Canada will be required to open up the dairy market to U.S. farmers, and Mexican trucks entering the United States have to meet U.S. safety standards before crossing the border. The new agreement provides better protection for patents and trademarks. U.S. pharmaceutical companies will be allowed to sell their products in Canada for 10 years before competition from local, cheap- er generic drugs will be introduced. Under NAFTA this period was 8 years. Trump achieved success, but on a much smaller scale than he announced.
President Trump met with the Chinese leader Xi Jinping at the G20 Summit. China and the United States agreed to halt the imposition of additional duties and engage in trade negotiations. In other words, the threat of a full-scale trade war starting on 1 January 2019 has been defused.
A trade war would slow down the economy
According to the Munich Ifo Institute, the additional tariffs introduced by the U.S. will reduce economic growth in China by 0.1 to 0.2 percentage points, and if increased up to 25 %, the loss will be between 0.3 and 0.5 percentage points. According to Gabriel Felbermayr, Director of the Ifo Centre for International Economics, the slowdown in China caused by U.S. sanctions will be mild, given that growth in this large economy is still higher than 6%. The moderate effect of sanctions is due to the fact that China has been reducing its dependence on foreign trade for several years now. In 2017, the ratio of exports of goods and services to GDP, according to World Bank data, was 19.8% in China, down from the record level of 36% in 2006. The U.S. is China’s most important trading partner, but exports to the U.S. account for only a few percent of China’s GDP.
The greatest risk for the global economy may be the appreciation of the dollar, which will hit emerging economies, as it will cause an outflow of capital. The U.S. Federal Reserve can respond to the inflation caused by the rise in the prices of Chinese goods or their substitutes in the U.S. market by raising interest rates faster, and they are still higher than in Europe.
Some over-indebted Chinese companies will also be under pressure. As of the global financial crisis, the debt of the world economy has increased by more than 40% and has grown fastest in emerging markets. It is estimated that about 87% of the debt of emerging markets is denominated in local currencies and the rest in dollars.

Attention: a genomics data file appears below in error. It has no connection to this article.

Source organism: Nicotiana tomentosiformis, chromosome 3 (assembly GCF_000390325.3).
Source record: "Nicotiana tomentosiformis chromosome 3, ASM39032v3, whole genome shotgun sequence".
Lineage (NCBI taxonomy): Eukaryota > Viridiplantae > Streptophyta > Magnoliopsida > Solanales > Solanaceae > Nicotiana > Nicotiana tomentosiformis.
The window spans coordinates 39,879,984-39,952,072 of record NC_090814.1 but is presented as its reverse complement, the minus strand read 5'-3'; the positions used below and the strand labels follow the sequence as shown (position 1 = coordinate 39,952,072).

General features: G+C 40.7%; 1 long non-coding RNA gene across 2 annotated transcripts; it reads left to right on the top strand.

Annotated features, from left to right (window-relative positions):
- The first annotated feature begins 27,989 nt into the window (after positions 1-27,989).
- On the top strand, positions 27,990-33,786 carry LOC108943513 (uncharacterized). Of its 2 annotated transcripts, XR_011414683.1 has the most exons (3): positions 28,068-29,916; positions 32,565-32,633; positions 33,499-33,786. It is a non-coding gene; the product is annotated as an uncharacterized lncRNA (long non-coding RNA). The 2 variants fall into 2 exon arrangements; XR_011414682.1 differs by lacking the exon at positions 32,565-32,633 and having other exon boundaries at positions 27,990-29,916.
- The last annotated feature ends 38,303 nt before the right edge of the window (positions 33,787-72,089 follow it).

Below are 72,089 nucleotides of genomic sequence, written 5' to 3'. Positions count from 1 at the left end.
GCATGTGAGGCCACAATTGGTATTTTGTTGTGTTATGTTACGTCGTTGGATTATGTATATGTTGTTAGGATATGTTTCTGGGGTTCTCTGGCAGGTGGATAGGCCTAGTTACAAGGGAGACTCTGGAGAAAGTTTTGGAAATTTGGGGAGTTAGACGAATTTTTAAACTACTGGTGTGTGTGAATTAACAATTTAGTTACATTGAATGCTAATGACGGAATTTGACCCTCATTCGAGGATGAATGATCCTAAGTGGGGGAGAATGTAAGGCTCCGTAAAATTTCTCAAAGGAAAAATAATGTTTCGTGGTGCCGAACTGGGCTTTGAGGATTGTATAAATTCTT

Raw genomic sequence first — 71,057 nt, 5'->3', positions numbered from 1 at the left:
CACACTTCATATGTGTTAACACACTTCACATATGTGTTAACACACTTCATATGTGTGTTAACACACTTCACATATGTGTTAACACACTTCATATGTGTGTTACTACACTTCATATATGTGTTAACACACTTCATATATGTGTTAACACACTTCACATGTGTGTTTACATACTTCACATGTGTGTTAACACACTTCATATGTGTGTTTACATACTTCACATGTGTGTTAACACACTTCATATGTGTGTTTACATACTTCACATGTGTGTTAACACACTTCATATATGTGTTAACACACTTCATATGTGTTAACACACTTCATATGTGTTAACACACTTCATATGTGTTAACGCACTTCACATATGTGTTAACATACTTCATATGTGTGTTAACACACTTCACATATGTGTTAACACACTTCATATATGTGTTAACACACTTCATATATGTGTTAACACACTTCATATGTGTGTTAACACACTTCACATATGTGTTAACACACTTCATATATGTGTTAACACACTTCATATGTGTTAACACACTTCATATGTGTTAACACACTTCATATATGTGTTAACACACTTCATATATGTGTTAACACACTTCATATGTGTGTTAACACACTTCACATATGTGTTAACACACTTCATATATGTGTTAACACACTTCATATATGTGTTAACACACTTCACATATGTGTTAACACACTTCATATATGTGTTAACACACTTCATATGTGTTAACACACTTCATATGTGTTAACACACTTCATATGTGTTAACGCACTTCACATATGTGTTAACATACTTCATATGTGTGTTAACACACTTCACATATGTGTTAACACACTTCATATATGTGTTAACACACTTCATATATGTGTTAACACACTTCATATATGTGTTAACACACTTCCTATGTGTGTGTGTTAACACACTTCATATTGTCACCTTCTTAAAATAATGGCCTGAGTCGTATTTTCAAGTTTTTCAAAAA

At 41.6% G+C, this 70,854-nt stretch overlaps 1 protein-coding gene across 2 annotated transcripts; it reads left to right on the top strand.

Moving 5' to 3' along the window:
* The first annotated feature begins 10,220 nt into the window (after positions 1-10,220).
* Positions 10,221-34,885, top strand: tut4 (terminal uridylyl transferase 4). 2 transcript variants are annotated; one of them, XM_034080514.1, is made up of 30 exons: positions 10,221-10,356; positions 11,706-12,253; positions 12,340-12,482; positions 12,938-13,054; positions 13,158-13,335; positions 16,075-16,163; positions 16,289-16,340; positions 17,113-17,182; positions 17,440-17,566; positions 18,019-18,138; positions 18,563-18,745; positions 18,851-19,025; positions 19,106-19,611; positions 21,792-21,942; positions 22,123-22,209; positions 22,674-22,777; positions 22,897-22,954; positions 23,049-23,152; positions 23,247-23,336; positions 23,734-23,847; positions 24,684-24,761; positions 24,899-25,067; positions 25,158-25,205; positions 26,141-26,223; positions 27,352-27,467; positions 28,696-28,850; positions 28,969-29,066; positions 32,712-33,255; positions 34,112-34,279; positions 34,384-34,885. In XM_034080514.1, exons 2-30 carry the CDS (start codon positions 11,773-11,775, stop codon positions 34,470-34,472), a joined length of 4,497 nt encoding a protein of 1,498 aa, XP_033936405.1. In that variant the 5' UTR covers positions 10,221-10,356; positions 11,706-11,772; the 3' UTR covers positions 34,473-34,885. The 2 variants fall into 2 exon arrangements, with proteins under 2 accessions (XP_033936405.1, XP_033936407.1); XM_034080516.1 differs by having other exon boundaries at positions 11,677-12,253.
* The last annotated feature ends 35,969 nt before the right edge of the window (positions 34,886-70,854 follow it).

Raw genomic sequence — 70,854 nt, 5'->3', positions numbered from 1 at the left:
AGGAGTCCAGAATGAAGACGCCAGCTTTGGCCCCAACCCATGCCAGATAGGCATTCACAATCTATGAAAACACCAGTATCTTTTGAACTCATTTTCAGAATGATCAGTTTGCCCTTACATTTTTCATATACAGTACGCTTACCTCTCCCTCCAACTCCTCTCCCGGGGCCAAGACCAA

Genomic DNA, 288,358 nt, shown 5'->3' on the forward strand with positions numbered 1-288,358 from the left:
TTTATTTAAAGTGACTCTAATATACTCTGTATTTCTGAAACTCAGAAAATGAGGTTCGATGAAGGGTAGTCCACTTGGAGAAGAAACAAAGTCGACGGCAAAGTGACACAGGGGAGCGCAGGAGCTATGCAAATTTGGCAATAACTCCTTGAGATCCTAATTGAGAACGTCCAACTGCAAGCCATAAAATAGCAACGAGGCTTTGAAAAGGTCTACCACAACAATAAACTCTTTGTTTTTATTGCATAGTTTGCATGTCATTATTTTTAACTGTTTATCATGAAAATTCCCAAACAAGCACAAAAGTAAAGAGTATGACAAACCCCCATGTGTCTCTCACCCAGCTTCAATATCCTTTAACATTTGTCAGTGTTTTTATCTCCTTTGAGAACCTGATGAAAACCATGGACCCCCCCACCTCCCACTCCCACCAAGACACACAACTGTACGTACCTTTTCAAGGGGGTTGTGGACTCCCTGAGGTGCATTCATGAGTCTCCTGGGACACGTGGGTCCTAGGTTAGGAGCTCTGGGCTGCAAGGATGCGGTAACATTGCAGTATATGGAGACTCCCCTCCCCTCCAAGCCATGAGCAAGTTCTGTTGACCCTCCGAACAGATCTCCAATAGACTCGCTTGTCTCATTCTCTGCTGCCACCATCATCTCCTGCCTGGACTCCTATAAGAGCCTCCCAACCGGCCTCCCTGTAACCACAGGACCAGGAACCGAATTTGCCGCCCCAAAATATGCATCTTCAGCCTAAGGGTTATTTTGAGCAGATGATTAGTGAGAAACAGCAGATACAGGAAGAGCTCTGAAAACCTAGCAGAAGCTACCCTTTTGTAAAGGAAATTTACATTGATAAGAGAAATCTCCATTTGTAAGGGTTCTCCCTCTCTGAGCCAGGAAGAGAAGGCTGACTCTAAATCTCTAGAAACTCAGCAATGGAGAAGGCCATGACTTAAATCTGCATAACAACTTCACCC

Instead of officially existing regulations, there are unwritten, informal “administrative guidelines” for Chinese companies and authorities to force the transfer of technology.
The rise in interest rates on world markets has already raised the cost of servicing U.S. dollar-denominated debt, and has also led to capital flight from emerging economies to U.S. dollar-denominated assets.
A large margin of uncertainty
U.S. tariffs on Chinese goods could improve Europe’s negotiating position, which could benefit from the concessions which the U.S. enforced on China. This would increase the competitiveness of German producers more than their American counterparts. American exporters to China and Chinese exporters to the USA will lose out in the U.S.-China trade war. This may increase the share of European companies on both the Chinese and American markets.
For emerging markets, the effects of an escalation in the trade war may vary. Over the short term, capital flight will worsen credit conditions in these countries and will further reduce the pricing of listed companies.
A slowdown in Chinese economic growth will also have a negative impact
on economies based on raw materials, some of which are exported to China. Taiwanese, Vietnamese, Malaysian or Mexican companies could, however, replace Chinese companies in the supply chain for American companies.
The greatest risk for the global economy may be the appreciation of the dollar, which will hit emerging economies, as it will cause an outflow of capital.
There is always a large margin of uncertainty in such projections. The threat of a customs war affects the moods of investors, producers and consumers around the world. This is difficult to estimate, but the impact on the economy will be negative. The only question is to what extent.